My Story - Lynn Herkes and the creation of WOWSuccessTeam
Growing up in San Diego, CA, I was crazy about horses, the Olympics, and taking things apart (and usually putting them back together). I was also obsessed with doing things that others said I couldn’t do. So when my parents purchased a set of six horseback riding lessons for me for Christmas when I was 12, and the instructor for the first lesson said that I was short, uncoordinated, and would never be able to ride well…that was just fuel for the fire. In those six lessons I improved so much I caught the eye of a different instructor, Jane, who took over the last two lessons. When I asked my parents for more lessons, it wasn’t even close to being affordable. Of course they thought that I would “get my fix” in the six lessons, and be done with that. So when I realized that I wouldn’t be able to ride unless I figured something out, I asked the second instructor, Jane, if there was any way I could work for my lessons. There were other kids working at the stable for lessons, and I wasn’t sure how they had gotten their jobs, especially under age, but it was worth a shot. Jane talked to the owner and we worked something out. I talked my parents into driving me to the stables 3-5 times a week where I would work after school and on the weekends for one lesson per week with Jane or whichever instructor was teaching a group lesson that I could join in. I worked my tail off and eventually became good enough to start jumping. At that point, I would offer to ride any horse, including all the difficult ones that none of the other students wanted to ride. This, along with my efficient and excellent grooming and tack cleaning skills, got me promoted to the groom for the owner’s expensive jumpers, which ended up getting me more lessons each week.
Jane had move on, but another instructor, Sue, had joined the team with a huge dressage background, and for some unknown reason, took an interest in me. I was now earning 2-3 lessons a week, plus I would ride any of the horses that were misbehaving and was able to get them to do what they were supposed to so that the instructors didn’t have to get on them. Sue took me aside and convinced me that I would improve much faster and become a much better horseman if I learned dressage in conjunction with my jumping. But to get private dressage lessons from her, I had to do more work, so I took on the senior “kid” position for grooming all the school horses as well as the owner’s jumpers. Looking back, it’s amazing how much time I had after school and on the weekends, and I was able to get all my homework done too. Although, there were a few nights, my mom found me asleep on top of my homework. But it was soooo worth it.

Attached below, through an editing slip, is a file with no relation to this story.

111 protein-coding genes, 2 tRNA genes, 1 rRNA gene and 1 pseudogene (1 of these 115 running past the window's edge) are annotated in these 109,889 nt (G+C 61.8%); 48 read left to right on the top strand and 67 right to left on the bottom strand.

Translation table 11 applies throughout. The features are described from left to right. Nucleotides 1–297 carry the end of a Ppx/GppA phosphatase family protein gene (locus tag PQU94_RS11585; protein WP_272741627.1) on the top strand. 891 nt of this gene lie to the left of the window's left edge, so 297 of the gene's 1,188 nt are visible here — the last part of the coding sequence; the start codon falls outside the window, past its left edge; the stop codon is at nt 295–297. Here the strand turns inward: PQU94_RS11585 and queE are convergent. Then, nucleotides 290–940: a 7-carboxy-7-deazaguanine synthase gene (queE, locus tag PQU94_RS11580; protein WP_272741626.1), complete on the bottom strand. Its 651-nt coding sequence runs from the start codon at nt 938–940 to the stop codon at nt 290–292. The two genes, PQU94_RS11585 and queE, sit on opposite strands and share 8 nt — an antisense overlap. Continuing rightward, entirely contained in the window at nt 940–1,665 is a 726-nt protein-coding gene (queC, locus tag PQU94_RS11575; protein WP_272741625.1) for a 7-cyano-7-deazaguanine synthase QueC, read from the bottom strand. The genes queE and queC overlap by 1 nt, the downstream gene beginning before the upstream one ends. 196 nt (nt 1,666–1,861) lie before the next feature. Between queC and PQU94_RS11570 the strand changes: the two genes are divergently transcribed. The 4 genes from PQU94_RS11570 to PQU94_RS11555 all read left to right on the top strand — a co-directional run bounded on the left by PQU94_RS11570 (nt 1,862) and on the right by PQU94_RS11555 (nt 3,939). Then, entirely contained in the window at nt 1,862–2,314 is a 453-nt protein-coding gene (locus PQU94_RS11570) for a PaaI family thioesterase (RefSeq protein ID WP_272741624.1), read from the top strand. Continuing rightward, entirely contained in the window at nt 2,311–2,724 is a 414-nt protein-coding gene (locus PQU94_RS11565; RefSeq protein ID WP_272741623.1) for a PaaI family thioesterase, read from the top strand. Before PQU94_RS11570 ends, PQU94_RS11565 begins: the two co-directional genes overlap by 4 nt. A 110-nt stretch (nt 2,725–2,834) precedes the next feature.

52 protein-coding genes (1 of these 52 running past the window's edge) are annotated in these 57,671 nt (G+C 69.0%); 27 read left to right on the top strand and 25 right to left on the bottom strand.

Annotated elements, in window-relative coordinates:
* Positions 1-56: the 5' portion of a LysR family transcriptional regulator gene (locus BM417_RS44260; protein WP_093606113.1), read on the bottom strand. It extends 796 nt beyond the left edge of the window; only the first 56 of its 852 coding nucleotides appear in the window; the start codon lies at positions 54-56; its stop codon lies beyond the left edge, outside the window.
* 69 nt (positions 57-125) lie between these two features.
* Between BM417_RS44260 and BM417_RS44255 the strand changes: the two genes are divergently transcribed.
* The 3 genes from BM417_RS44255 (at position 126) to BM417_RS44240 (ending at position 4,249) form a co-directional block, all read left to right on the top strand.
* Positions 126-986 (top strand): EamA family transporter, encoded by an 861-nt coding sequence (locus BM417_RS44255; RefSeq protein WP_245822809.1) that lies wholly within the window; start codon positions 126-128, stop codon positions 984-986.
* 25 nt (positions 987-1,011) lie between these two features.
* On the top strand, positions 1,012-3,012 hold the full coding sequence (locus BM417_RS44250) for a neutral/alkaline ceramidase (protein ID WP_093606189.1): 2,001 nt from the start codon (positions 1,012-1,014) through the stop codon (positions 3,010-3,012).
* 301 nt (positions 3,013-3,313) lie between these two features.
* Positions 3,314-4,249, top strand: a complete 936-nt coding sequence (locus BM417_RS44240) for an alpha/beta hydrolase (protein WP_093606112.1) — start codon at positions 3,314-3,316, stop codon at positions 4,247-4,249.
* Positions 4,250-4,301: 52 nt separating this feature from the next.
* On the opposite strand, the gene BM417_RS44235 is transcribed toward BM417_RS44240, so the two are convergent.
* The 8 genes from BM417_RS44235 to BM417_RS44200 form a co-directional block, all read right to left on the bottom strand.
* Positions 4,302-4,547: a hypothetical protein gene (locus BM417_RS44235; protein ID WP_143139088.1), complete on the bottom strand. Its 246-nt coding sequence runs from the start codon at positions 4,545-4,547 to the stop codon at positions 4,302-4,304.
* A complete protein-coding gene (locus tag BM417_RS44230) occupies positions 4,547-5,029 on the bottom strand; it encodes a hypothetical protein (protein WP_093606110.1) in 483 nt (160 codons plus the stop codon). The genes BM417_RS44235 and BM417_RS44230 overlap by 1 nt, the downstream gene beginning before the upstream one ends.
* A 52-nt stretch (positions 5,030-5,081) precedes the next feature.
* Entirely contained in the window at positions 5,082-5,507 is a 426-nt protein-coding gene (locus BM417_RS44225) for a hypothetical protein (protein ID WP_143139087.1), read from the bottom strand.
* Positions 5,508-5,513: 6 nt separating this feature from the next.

I actually kept that job and kept riding until I was 15 and my parents finally put their foot down and said that if I was going to start driving, I would need to get a job that made money so I could help pay for the car insurance. I was crushed of course. A job would take up all the time I needed to work at the stables so I couldn’t ride and take lessons, which was my one and only passion at that time in my life. And, unfortunately, our family did not have enough money to be able to afford to pay for the training I was earning by working at the stables. So, sadly enough, I got a job. At McDonald’s of all places. Not that anything is wrong with working at McDonald’s, but what a huge difference.
Since I had developed an amazing work ethic at the stables, it was quite easy to work my way up at McDonald’s and become a lead. I was one of the best employees they had. But it was not enjoyable, not a passion, just a job that helped pay for car insurance, school clothes, etc. My mom even ended up getting a job at the same McDonald’s. Of course, since she was an adult, with pretty much the same work ethic, she worked her way up to manager quite quickly. But you can imagine being a teenager (without a passion), working for and with your mom at McDonald’s almost every day, it was even less fun and I needed to figure something else out. By that time, I had been convinced by my auto mechanics teacher at high school that a girl, with good grades taking advanced science and math classes, who was so interested in auto mechanics, fixing things, should go to college for engineering. I did a little digging, research, and agreed. So I put my efforts into getting into college in the field of mechanical engineering. And, of course, got a part-time job at a different fast food company, so I could be somewhat independent.